It remains a peculiar conundrum. India needs 5 million affordable homes every year. And, the supply is not even 500,000 homes a year.
Given the sheer unmet demand, India presents the largest, multi-billion affordable housing opportunity in the world. You would assume that there ought to be a stampede of big developers, established corporate houses, and some of the country’s canniest entrepreneurs to grab the proverbial pot of gold at the end of the rainbow.
Yet surprisingly, the landscape is littered with failed attempts—and a visible lack of ambition. So what’s prevented India’s mega corporate houses, the Tata group and the Mahindra Group, or former banker-turned-entrepreneur Jaithirth Rao’s Value and Budget Housing Corporation (VBHC) from coming up with the goods? And, with 78 million homeless Indians, why is Prime Minister Narendra Modi’s grand Housing for All plan unlikely to even come close to achieving its stated goal by 2022?
Based on my conversations with various stakeholders, it appears that the affordable housing opportunity has proven to be one more of the many “wicked problems” that afflict India. At least three countries—China, Mexico, and Thailand—have attempted to solve the problem of affordable housing at scale. In India, till date, while there have been a few courageous attempts, there is still no large-scale business model in place.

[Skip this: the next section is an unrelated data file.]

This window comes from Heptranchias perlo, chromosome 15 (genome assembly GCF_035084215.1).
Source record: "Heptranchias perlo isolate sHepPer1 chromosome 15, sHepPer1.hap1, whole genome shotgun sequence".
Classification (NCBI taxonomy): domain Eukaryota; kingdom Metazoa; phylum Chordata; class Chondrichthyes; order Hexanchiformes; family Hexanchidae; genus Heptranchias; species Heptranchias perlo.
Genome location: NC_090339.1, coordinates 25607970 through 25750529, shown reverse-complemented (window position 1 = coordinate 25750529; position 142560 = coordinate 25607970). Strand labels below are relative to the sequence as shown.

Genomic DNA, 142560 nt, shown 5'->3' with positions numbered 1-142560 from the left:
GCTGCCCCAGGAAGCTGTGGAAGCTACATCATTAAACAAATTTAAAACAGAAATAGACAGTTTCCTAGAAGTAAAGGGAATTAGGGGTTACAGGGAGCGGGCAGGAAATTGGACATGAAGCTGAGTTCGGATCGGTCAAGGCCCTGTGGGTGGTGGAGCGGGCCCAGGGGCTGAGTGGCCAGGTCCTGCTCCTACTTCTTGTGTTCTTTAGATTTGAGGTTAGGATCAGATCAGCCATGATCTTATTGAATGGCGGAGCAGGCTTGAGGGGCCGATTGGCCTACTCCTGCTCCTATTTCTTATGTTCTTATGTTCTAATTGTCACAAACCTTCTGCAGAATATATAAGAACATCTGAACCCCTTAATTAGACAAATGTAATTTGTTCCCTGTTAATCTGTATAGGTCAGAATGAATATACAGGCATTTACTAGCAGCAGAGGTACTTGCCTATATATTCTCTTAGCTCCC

Here are the many hypotheses on the state of play:
One, most of the large developers are focused on building fancy gated enclaves for the rich and the upper middle class, and couldn’t be bothered with the modest 15% rate of return that low-cost housing provides.
Two, India has many micro-markets in real estate. Even within a locality, customer preferences could vary widely. Evolving a standardised product can prove to be a disaster.
Gauging the exact nature of the demand has proven to be tricky.
Three, managing the marketing and sales effort in a low-margin, high-volume sector, without any automation, makes it doubly challenging.
Four, it hasn’t helped that the tenor of government policy has, for most part, been misdirected. For instance, offering subsidies to low-income consumers simply makes no sense. After all, the problem isn’t around demand generation, but about ensuring that the supply side is fixed.